There might be times when the available lumber doesn’t suit with the workpieces you need. It’s sometimes possible to change the plans to fit the lumber.

Purchasing lumber

I was recently contacted by a subscriber who wanted to know how much wood to buy for the X-base dining table project in the Feb/Mar 2022 issue. He was also hoping we could start to include a bit of information in each issue regarding how much material to purchase for each project. Sadly, the answer isn’t a simple one. “It depends” was my initial thought, but that clearly doesn’t answer his question. I thought it would be more helpful to share my approach to purchasing lumber with him, but think it’s important enough to share with all our readers.

Sheet goods are easier than solid wood

If a project uses sheet goods, it’s usually fairly simple to calculate how much is needed. If I need multiple sheets for a project, or the way workpieces will need to be cut from a sheet is very complex, I will make a simple sketch of the sheet(s), including lines showing where the cuts will be made, as well as some basic overall dimen­sions of what size the panels need to be. Once in a while a through cut can’t be made and stopping the cut part way through the sheet is necessary.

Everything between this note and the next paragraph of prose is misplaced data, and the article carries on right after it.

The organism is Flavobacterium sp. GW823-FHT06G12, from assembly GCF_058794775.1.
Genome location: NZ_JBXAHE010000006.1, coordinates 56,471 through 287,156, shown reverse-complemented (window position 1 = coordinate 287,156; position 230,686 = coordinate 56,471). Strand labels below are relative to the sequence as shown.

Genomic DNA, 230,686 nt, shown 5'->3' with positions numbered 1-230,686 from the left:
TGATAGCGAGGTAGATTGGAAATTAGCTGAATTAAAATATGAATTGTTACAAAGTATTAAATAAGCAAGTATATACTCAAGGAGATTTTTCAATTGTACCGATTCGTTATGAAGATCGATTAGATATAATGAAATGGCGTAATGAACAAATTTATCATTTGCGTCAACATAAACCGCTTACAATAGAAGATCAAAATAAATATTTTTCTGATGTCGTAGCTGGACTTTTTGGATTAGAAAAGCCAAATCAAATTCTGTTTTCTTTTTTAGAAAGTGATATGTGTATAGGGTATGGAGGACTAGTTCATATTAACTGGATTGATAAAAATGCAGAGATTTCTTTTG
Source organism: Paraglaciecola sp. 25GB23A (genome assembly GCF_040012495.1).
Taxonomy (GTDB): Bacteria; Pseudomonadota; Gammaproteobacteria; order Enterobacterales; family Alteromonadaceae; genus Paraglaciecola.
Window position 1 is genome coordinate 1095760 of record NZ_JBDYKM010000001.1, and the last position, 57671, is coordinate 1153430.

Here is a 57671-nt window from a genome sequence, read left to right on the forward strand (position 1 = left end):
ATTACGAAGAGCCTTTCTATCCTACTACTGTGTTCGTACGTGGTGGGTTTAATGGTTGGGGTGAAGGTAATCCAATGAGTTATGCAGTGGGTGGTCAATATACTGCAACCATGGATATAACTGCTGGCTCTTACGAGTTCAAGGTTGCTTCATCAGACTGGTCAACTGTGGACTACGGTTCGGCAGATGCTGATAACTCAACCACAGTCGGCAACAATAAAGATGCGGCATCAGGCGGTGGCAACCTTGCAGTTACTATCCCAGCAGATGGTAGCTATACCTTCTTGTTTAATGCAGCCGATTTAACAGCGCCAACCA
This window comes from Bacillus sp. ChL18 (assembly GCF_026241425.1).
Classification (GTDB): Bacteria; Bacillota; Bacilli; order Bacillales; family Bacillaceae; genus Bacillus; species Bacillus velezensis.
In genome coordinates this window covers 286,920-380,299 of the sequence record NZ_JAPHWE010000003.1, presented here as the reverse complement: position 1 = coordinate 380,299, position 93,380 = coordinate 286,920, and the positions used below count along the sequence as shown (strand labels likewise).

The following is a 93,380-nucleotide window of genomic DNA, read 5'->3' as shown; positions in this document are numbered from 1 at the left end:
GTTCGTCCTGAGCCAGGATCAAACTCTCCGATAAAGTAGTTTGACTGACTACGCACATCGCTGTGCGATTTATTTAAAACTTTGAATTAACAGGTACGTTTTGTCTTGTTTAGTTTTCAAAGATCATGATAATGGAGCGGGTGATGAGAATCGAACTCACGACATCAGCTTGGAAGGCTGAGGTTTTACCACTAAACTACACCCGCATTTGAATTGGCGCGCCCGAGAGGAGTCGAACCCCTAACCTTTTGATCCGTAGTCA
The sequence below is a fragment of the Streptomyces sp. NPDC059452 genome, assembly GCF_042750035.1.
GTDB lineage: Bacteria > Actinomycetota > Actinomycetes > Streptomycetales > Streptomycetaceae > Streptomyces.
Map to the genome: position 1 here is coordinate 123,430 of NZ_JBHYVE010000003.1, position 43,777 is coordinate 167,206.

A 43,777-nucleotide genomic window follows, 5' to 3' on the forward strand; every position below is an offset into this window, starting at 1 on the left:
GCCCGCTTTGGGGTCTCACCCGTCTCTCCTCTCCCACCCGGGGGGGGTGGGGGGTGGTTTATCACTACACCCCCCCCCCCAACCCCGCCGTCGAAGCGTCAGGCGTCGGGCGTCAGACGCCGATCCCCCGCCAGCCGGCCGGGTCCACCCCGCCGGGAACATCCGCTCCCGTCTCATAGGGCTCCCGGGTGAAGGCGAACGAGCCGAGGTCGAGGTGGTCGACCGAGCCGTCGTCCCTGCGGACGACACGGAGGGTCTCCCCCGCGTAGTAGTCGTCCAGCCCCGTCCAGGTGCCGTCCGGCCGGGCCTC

In terms of solid wood, even if you’re provided with board footage information, it may not be that straightforward. Solid wood grows naturally and, unlike sheet goods, doesn’t come in uniform dimen­sions or quality. In short, not all boards are created equal. Having said that, the way a lumberyard sells them is standardized; you’ll purchase all hardwoods, and even some softwoods, by the “board foot.”

What is a board foot?

The term “board foot” speaks strictly to a volume of wood. It has nothing to do directly with any one specific dimension (length, width or thickness) of the wood, but takes into account all three dimensions to come up with the volume of the material. One board foot is equal to 144 cubic inches of wood. For example, one board foot of solid wood can be 1″ thick × 12″ wide × 12″ long. One board foot could also be 3″ thick × 2″ wide × 24″ long. As you can tell, both of those pieces of wood have different dimensions.